Sea turtles and other marine creatures mistake plastics and other garbage as food (such as jellyfish) and ingest it. This causes blockages within their digestive system and lead to severe medical issues.
How You Can Help:
Come to our beach clean-up day!
Be a hero-use biodegradable garbage bags and pet waste bags! They break down naturally, and don’t leave harmful chemicals behind.
Visit the Houston Zoo-a portion of every ticket purchased goes towards saving animals in the wild!
Be a hero-avoid using plastic! Buy a reusable water bottle and reusable canvas grocery bags instead of the plastic alternatives. By Using a canvas bag you can eliminate the use of 1,000 plastic bags!
We have just concluded our 2014 Action for Apes Cell Phone Recycling Challenge and it was incredibly successful with 49 local Houston schools and organizations participating! Over 25,000 participants were involved in this challenge-recycling cell phones as quickly as they could by APE-ril 30th, 2014 to join the Houston Zoo’s efforts to save gorillas and chimpanzees in the wild! A material found in almost every cell phone (tantalum) is taken from the ground in Central Africa where these amazing apes live, and by recycling phones we can reuse these materials and reduce the need to mine in animal habitats to get more tantalum.
At the end of APE-ril, the participants began shipping their recycled phones to Eco-Cell who counted every single phone from the challenge and reported the totals to the Houston Zoo. We are very excited to announce that Dickinson High School won 1st place in the challenge, recycling a total of 384 phones! Dickinson High School will win a huge painting to be hung in their school, specially painted by the Houston Zoo’s chimpanzee troop in the colors of their choosing.
Coming in at 2nd place was Birkes Elementary, recycling 242 phones, and 3rd place went to Parkwood Elementary School, who recycled 155 phones. Overall, all participating groups brought in a total of 2,032 cell phones which means 2,032 actions to save animals in the wild!
We are so thankful for the collaborative effort of our community in recycling cell phones to save gorillas and chimpanzees in the wild, and we could not do this important work without the Houston community. Thank you to everyone who participated and we’re already looking forward to 2015!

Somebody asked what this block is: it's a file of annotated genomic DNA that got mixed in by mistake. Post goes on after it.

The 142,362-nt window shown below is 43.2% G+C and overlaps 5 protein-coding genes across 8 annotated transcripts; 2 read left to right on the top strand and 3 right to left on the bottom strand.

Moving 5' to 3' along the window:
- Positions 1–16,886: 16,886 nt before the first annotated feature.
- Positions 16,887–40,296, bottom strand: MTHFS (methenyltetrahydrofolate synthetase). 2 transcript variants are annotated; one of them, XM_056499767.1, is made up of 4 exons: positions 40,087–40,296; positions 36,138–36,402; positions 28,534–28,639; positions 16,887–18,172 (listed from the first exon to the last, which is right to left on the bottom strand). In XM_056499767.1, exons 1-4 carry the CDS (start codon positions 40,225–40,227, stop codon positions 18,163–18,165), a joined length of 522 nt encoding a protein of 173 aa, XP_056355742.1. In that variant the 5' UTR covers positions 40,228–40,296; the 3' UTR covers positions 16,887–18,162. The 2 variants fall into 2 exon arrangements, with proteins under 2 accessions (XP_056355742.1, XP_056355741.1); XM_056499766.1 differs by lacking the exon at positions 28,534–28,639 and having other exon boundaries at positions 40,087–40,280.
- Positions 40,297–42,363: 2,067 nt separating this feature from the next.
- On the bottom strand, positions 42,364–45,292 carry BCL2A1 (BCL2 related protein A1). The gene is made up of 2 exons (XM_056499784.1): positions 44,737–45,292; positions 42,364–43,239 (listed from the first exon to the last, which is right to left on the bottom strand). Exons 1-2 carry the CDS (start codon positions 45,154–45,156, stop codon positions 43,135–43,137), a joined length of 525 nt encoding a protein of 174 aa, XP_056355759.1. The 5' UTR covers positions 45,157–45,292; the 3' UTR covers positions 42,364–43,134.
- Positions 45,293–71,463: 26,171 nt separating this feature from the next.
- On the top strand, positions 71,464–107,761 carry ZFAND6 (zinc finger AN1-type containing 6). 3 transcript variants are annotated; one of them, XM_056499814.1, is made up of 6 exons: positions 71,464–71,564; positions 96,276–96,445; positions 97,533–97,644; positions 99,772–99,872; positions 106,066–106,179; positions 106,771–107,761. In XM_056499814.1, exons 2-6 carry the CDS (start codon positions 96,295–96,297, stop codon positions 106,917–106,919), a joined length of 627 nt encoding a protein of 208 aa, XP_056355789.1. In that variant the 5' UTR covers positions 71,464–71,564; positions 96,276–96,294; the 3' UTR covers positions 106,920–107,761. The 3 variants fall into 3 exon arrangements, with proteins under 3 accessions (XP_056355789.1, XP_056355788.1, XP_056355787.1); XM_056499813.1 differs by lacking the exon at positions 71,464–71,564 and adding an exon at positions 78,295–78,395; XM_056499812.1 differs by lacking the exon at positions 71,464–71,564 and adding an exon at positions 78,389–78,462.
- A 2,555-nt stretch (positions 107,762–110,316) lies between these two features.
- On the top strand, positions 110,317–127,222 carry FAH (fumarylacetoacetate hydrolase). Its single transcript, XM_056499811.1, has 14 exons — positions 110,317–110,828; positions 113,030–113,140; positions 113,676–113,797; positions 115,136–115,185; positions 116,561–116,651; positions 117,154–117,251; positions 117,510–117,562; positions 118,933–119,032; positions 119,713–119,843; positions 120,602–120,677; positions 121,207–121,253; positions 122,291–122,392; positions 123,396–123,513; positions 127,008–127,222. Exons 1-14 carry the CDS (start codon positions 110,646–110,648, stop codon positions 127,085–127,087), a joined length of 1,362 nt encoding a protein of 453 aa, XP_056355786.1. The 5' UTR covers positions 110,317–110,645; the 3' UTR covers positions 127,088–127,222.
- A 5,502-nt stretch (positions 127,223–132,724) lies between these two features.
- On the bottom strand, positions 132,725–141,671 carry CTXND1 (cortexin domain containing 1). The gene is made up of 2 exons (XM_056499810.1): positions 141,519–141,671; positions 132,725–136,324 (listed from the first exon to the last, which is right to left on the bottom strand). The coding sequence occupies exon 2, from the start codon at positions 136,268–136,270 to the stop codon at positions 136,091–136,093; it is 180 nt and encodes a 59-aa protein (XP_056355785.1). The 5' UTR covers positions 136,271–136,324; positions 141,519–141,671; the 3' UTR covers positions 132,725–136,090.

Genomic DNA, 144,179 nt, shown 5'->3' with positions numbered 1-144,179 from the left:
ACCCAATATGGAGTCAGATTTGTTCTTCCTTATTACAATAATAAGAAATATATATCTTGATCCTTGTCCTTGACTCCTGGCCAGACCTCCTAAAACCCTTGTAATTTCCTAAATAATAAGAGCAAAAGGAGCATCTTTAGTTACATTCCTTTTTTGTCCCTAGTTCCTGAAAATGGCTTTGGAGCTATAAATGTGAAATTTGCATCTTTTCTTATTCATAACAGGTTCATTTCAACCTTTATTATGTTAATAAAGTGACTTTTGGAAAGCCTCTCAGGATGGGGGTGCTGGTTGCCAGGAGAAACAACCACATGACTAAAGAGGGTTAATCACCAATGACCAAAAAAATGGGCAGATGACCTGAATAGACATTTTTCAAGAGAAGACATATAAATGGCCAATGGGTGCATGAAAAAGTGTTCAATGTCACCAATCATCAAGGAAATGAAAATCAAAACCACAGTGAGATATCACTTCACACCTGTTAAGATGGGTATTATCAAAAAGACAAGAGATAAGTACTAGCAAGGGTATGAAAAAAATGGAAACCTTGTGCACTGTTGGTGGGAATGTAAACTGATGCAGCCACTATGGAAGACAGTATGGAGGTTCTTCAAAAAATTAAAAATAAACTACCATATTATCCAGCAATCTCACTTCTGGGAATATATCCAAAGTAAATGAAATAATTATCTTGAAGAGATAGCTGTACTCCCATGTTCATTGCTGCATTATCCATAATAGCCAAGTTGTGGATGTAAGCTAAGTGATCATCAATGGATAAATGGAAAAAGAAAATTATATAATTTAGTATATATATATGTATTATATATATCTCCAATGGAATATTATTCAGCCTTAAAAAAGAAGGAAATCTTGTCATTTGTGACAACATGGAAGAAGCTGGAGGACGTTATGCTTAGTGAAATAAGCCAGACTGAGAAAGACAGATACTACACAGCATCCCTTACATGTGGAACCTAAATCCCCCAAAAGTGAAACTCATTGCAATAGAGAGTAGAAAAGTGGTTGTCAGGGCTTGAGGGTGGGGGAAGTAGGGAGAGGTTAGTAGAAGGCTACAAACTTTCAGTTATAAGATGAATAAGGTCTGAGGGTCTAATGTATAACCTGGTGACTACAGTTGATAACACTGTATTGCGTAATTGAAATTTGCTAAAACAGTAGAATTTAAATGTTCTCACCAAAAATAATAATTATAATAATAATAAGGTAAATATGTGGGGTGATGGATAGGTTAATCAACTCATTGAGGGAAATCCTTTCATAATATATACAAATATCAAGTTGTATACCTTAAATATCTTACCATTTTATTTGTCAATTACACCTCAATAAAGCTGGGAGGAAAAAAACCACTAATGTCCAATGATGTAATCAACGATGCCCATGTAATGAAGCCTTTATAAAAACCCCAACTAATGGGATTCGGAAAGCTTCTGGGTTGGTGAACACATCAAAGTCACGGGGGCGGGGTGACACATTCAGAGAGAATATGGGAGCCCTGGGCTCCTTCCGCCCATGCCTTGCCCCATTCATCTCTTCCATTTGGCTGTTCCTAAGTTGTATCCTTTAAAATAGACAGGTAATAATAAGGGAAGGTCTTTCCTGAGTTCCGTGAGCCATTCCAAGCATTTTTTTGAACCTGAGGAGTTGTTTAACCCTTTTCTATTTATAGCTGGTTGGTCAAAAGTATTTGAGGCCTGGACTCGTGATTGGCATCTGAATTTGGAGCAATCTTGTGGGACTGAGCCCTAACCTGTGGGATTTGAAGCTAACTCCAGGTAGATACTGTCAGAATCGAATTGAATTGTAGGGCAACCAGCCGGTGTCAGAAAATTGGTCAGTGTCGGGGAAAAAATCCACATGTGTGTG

Sometimes, I get a minute at my desk to read over the highly informative and educational journals/magazines/publications that relate to protecting animals and their habitats. Today, I had the opportunity to read the Monterey Bay Aquarium’s 2nd Edition of Turning the Tide (The State of Seafood) publication. Many of you may not have access to this, so let me give you the gist:
Our oceans are in trouble. Why? Many species of fish have been over fished, and done so without considering how long it will take for these animals to get back to healthy populations.
Why else? Marine debris, plastic pollution…trash in our oceans! You have probably seen pictures of this on our Houston Zoo Facebook pages:
So what can we do? Well…a lot, actually. Making smart choices about what we eat and where we buy it is a huge step. We can also limit our use of plastics, and when we do use plastics-make sure they end up in recycling, not on our beaches or on the land in any way.
If you are wondering how to make smart seafood decisions (I don’t blame you…we live on the Gulf Coast and have easy access to seafood!), check out this list of top North American Sustainable Seafood Companies (go to them first to buy your seafood). This list is from the Turning the Tide, The State of Seafood publication:
Publix Super Markers
Ahold USA (Stop & Shop, Giant, Martin’s Food Market)
BJ’s Wholesale Club
Whole Foods Market (who also just helped us raise money for elephant conservation! Thanks Whole Foods!)
A & P
Thank you to these stores for keeping our oceans healthy, and the animals who live in our oceans healthy!
These stores have public sustainable seafood sourcing policies and work in partnership with members of the Conservation Alliance for Seafood Solutions.
If you’re interested in finding out more about specific types of seafood to eat, or avoid, check out the Monterey Bay Aquarium’s Seafood Watch recommendations.
OR, check out this page for a list of seafood to eat and to avoid that is specific to those of us in Texas!
Thanks for doing your part to save wildlife. And remember, every time you visit the Houston Zoo, you help save animals in the wild!